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Social media campaign opposes Kootenay Lake dock

A proposed dock at five-mile beach on the North Shore has folks upset about what it means for a favourite recreational site. - Kirsten Hildebrand photo
A proposed dock at five-mile beach on the North Shore has folks upset about what it means for a favourite recreational site.
— image credit: Kirsten Hildebrand photo

A proposed dock at Five Mile on the North Shore has locals in an uproar about lost access to a popular beach.

Residents Jane and Mark Andreychuk have applied to build private moorage that will bisect the beach and cut through shallow waters well used by families with young children. The couple resides in Alberta and uses the home as a summer vacation spot. Their application for a dock spanning 51 meters is currently under review by the province as the beach is on crown land. Comments on the application will be received until February 1.

In effort to bring attention to the issue and not let that deadline slip by, Debbie Bird began a Facebook page early Friday morning. By the end of the day, over 100 people had responded with word spreading like wildfire.

“This dock would clearly make a statement and ruin the public swimming access in this area,” writes Bird.

She started the campaign in response to concerns she was hearing from friends. In addition to generating public awareness, she includes a link to the BC government site where comments are accepted.

“I am so glad this event has caused so much needed public interest and concern. That was my hope,” she told the Star.

Eva Myers-McKimm lives near Five Mile beach, also referred to as Willow Point. She describes the shoreline that features a curved sandbar extending into the lake.

“Within that curve of the sandbar, it’s shallow. It’s like a natural wading pool and swimming area for children,” she says. “It’s why it’s always been a popular beach.”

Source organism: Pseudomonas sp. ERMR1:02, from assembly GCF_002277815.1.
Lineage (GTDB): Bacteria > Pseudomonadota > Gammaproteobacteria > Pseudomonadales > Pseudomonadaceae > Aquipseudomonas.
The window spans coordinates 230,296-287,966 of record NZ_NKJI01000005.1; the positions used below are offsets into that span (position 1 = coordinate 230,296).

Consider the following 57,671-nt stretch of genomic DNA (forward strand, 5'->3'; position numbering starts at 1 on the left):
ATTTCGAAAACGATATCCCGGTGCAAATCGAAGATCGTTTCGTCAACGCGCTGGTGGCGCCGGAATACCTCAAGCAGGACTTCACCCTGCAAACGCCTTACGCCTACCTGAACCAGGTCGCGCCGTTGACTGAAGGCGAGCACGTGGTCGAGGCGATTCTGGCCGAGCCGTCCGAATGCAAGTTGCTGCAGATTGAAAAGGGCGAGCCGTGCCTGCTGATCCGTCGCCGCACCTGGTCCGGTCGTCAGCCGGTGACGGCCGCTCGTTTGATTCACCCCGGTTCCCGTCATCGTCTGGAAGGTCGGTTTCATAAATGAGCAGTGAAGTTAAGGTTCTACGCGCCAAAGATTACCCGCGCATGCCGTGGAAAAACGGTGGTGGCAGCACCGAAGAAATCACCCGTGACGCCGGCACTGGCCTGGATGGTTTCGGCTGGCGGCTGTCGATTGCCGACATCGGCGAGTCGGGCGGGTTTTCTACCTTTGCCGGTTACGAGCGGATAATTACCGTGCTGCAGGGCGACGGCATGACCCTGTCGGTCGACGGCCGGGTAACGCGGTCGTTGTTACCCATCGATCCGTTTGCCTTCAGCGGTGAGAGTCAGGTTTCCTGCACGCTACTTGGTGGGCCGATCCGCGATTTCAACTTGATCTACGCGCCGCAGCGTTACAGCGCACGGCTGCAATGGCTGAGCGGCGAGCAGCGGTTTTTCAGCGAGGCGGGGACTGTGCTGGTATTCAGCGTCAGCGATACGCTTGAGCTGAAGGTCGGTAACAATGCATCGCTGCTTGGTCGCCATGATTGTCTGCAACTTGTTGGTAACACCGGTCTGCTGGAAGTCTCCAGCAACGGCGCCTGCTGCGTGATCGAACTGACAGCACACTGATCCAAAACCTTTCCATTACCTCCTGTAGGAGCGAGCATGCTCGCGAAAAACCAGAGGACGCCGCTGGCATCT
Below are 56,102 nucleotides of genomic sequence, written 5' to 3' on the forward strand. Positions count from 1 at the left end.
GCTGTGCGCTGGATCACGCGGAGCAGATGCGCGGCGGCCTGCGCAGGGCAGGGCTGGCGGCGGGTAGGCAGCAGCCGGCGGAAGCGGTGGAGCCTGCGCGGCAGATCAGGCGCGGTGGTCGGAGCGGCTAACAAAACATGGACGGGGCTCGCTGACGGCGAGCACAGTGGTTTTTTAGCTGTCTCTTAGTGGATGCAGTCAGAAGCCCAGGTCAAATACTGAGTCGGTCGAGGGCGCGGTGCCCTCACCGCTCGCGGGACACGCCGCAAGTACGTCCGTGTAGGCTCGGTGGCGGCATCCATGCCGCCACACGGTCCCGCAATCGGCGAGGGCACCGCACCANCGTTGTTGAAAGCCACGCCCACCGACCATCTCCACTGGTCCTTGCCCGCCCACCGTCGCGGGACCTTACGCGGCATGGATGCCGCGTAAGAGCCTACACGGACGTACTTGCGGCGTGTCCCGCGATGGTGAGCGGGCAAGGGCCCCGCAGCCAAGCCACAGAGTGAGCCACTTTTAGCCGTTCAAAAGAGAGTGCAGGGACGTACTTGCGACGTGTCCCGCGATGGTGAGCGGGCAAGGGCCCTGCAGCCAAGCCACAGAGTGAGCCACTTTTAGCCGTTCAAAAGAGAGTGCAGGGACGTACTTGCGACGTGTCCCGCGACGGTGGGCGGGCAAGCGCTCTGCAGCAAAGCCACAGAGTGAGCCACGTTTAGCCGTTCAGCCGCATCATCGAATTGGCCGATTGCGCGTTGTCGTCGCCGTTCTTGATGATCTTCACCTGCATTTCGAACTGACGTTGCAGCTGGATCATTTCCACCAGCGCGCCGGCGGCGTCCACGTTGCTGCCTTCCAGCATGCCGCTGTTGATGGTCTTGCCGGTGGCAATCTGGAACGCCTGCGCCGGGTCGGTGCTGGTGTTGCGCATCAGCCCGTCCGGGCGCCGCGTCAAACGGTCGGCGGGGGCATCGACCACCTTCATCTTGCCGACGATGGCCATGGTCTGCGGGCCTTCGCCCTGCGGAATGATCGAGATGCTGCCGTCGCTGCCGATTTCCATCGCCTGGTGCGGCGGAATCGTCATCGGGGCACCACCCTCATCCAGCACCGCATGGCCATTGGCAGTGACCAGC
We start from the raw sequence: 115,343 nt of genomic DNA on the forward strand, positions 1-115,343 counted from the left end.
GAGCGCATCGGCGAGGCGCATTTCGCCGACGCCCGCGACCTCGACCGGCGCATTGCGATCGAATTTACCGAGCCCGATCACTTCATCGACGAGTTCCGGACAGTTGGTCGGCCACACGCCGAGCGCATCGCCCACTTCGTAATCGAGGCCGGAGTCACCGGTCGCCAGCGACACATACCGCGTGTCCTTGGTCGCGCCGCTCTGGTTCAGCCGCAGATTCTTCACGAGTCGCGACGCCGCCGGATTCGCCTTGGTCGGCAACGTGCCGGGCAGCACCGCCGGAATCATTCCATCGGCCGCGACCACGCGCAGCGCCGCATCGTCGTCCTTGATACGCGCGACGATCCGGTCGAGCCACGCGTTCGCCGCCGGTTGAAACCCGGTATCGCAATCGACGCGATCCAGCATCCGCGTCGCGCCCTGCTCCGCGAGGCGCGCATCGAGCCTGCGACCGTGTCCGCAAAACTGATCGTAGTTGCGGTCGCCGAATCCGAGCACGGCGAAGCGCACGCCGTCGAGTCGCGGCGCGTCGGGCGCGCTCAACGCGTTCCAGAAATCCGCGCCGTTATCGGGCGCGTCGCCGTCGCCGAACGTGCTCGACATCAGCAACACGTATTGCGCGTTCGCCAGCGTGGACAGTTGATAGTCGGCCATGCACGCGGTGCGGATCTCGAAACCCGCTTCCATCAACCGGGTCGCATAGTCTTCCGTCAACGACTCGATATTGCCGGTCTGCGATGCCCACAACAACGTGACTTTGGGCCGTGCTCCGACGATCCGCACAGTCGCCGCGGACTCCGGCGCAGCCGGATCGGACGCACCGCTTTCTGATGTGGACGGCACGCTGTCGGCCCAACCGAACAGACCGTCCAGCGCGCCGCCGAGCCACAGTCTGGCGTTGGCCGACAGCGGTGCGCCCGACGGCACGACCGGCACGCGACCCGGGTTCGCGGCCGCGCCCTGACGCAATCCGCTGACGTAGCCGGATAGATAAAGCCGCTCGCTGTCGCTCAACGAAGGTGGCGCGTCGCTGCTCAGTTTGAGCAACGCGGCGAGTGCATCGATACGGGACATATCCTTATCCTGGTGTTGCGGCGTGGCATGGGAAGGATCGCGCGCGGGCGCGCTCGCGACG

The proposed dock runs directly across this swimming area toward the tip of the sandbar.

“If they put this wharf in, it will dramatically change the landscape of a beach that everyone has always enjoyed,” she says.

Myers-McKimm says her family, who have been in the neighbourhood since the 1960s, quietly wrote their letters in opposition some time ago. But since the story has “exploded,” she’s taken on the issue again. Most people living near the beach are longstanding residents who’ve always had a “sense of stewardship about the beach.” Because the Andreychuks aren’t local it’s been difficult with them not knowing Kootenay customs, says Myers-McKimm.

“The communication between those folks and people who use the beach has slowly broken down so doing this is going to pushed that even further and that’s unfortunate,” she says.

Beach access is a hot issue with access to popular spots such as Willow Point and Six Mile being challenged. The RDCK is currently working toward addressing this concern that is similar to the Pulpit Rock access problem. Director Ron Mickel wants to see solutions so that these areas can continue to be used by the public.

He met with a group of concerned folks at the beach Saturday morning.

“This is a threat to a prime beach in the area,” Mickel says. “After looking at it today, I can understand that for young families, this is one of the most important beaches in the area.”

The proposed dock has brought the issue to the forefront as people often react when faced with losing something and Mickel is sympathetic.

“I am not suggesting people shouldn’t be able to build docks. This particular dock just doesn’t make any sense because it does take away access to a large number of people.”

Mickel has heard from many people opposed to the dock and is similarly submitting his own input and comments to the provincial government. He believes there will be a fair outcome.

“That’s what public consultation is all about,” he says. “If it’s deemed that this dock is not in public interest, I think government will listen.”

Access to the beach has deep historical roots. Myers-McKimm notes the SS Nasookin used the spot as a docking point as it travelled the lake.

“It has such a long history of being publicly accessed,” she says. “This is so not in the realm of what’s happened there for decades.”

 

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